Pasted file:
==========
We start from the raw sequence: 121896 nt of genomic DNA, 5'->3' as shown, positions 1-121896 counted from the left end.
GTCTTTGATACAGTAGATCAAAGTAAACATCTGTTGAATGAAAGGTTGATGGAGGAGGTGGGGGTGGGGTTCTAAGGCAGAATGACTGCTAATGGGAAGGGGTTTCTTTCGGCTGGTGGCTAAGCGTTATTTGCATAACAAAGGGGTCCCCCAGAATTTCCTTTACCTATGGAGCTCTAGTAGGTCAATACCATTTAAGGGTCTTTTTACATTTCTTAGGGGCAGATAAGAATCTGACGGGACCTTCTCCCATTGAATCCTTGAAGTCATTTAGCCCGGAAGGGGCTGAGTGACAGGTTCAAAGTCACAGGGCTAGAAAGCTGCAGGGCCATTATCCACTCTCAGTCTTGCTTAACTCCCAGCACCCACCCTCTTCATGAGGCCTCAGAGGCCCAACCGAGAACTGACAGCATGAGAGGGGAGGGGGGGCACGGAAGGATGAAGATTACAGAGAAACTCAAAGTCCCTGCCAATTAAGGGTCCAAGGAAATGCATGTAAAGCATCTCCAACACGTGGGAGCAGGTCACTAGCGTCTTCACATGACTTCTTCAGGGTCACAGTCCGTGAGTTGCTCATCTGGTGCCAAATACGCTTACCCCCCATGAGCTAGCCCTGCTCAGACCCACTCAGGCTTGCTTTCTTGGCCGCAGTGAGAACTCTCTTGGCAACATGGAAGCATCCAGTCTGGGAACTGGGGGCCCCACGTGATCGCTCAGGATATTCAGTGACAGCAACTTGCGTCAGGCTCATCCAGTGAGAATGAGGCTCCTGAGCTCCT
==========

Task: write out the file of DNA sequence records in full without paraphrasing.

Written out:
We start from the raw sequence: 121896 nt of genomic DNA, 5'->3' as shown, positions 1-121896 counted from the left end.
GTCTTTGATACAGTAGATCAAAGTAAACATCTGTTGAATGAAAGGTTGATGGAGGAGGTGGGGGTGGGGTTCTAAGGCAGAATGACTGCTAATGGGAAGGGGTTTCTTTCGGCTGGTGGCTAAGCGTTATTTGCATAACAAAGGGGTCCCCCAGAATTTCCTTTACCTATGGAGCTCTAGTAGGTCAATACCATTTAAGGGTCTTTTTACATTTCTTAGGGGCAGATAAGAATCTGACGGGACCTTCTCCCATTGAATCCTTGAAGTCATTTAGCCCGGAAGGGGCTGAGTGACAGGTTCAAAGTCACAGGGCTAGAAAGCTGCAGGGCCATTATCCACTCTCAGTCTTGCTTAACTCCCAGCACCCACCCTCTTCATGAGGCCTCAGAGGCCCAACCGAGAACTGACAGCATGAGAGGGGAGGGGGGGCACGGAAGGATGAAGATTACAGAGAAACTCAAAGTCCCTGCCAATTAAGGGTCCAAGGAAATGCATGTAAAGCATCTCCAACACGTGGGAGCAGGTCACTAGCGTCTTCACATGACTTCTTCAGGGTCACAGTCCGTGAGTTGCTCATCTGGTGCCAAATACGCTTACCCCCCATGAGCTAGCCCTGCTCAGACCCACTCAGGCTTGCTTTCTTGGCCGCAGTGAGAACTCTCTTGGCAACATGGAAGCATCCAGTCTGGGAACTGGGGGCCCCACGTGATCGCTCAGGATATTCAGTGACAGCAACTTGCGTCAGGCTCATCCAGTGAGAATGAGGCTCCTGAGCTCCT